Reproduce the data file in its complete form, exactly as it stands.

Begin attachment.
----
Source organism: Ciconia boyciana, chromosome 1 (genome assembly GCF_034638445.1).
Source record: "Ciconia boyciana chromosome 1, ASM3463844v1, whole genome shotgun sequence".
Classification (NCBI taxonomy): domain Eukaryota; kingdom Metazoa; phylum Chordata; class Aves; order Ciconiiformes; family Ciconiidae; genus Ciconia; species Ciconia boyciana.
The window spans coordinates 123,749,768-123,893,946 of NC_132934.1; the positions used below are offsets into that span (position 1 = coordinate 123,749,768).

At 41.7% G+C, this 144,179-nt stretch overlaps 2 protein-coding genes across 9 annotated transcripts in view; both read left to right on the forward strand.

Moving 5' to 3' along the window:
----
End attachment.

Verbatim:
Source organism: Ciconia boyciana, chromosome 1 (genome assembly GCF_034638445.1).
Source record: "Ciconia boyciana chromosome 1, ASM3463844v1, whole genome shotgun sequence".
Classification (NCBI taxonomy): domain Eukaryota; kingdom Metazoa; phylum Chordata; class Aves; order Ciconiiformes; family Ciconiidae; genus Ciconia; species Ciconia boyciana.
The window spans coordinates 123,749,768-123,893,946 of NC_132934.1; the positions used below are offsets into that span (position 1 = coordinate 123,749,768).

At 41.7% G+C, this 144,179-nt stretch overlaps 2 protein-coding genes across 9 annotated transcripts in view; both read left to right on the forward strand.

Moving 5' to 3' along the window: